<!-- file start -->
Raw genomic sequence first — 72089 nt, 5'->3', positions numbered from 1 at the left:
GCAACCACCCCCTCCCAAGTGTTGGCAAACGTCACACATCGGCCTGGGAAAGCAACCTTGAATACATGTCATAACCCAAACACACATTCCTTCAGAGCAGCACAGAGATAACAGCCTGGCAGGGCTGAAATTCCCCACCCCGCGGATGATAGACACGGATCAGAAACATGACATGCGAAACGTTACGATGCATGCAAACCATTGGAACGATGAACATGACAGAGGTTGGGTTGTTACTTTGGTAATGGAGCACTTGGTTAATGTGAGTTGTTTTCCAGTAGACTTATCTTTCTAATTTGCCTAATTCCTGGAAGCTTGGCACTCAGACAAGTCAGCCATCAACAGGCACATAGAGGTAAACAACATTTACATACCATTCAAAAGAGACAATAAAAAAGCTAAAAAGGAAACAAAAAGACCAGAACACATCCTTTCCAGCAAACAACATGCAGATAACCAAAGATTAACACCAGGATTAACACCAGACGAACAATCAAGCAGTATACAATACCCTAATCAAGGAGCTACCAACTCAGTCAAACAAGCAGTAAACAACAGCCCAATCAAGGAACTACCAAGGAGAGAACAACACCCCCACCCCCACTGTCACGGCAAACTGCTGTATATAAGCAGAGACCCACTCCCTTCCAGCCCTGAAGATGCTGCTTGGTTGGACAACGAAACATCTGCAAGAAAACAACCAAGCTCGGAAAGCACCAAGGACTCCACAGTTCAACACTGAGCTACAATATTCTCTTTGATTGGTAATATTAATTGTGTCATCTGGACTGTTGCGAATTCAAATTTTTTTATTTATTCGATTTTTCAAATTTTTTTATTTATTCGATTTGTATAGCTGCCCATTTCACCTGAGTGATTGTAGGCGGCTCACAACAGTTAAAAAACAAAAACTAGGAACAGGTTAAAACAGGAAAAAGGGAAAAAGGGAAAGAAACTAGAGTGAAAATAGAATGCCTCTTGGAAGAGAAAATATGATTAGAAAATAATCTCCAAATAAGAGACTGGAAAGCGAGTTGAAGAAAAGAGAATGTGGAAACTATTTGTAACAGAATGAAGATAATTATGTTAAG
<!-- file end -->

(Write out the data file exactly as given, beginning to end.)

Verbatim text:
Raw genomic sequence first — 72089 nt, 5'->3', positions numbered from 1 at the left:
GCAACCACCCCCTCCCAAGTGTTGGCAAACGTCACACATCGGCCTGGGAAAGCAACCTTGAATACATGTCATAACCCAAACACACATTCCTTCAGAGCAGCACAGAGATAACAGCCTGGCAGGGCTGAAATTCCCCACCCCGCGGATGATAGACACGGATCAGAAACATGACATGCGAAACGTTACGATGCATGCAAACCATTGGAACGATGAACATGACAGAGGTTGGGTTGTTACTTTGGTAATGGAGCACTTGGTTAATGTGAGTTGTTTTCCAGTAGACTTATCTTTCTAATTTGCCTAATTCCTGGAAGCTTGGCACTCAGACAAGTCAGCCATCAACAGGCACATAGAGGTAAACAACATTTACATACCATTCAAAAGAGACAATAAAAAAGCTAAAAAGGAAACAAAAAGACCAGAACACATCCTTTCCAGCAAACAACATGCAGATAACCAAAGATTAACACCAGGATTAACACCAGACGAACAATCAAGCAGTATACAATACCCTAATCAAGGAGCTACCAACTCAGTCAAACAAGCAGTAAACAACAGCCCAATCAAGGAACTACCAAGGAGAGAACAACACCCCCACCCCCACTGTCACGGCAAACTGCTGTATATAAGCAGAGACCCACTCCCTTCCAGCCCTGAAGATGCTGCTTGGTTGGACAACGAAACATCTGCAAGAAAACAACCAAGCTCGGAAAGCACCAAGGACTCCACAGTTCAACACTGAGCTACAATATTCTCTTTGATTGGTAATATTAATTGTGTCATCTGGACTGTTGCGAATTCAAATTTTTTTATTTATTCGATTTTTCAAATTTTTTTATTTATTCGATTTGTATAGCTGCCCATTTCACCTGAGTGATTGTAGGCGGCTCACAACAGTTAAAAAACAAAAACTAGGAACAGGTTAAAACAGGAAAAAGGGAAAAAGGGAAAGAAACTAGAGTGAAAATAGAATGCCTCTTGGAAGAGAAAATATGATTAGAAAATAATCTCCAAATAAGAGACTGGAAAGCGAGTTGAAGAAAAGAGAATGTGGAAACTATTTGTAACAGAATGAAGATAATTATGTTAAG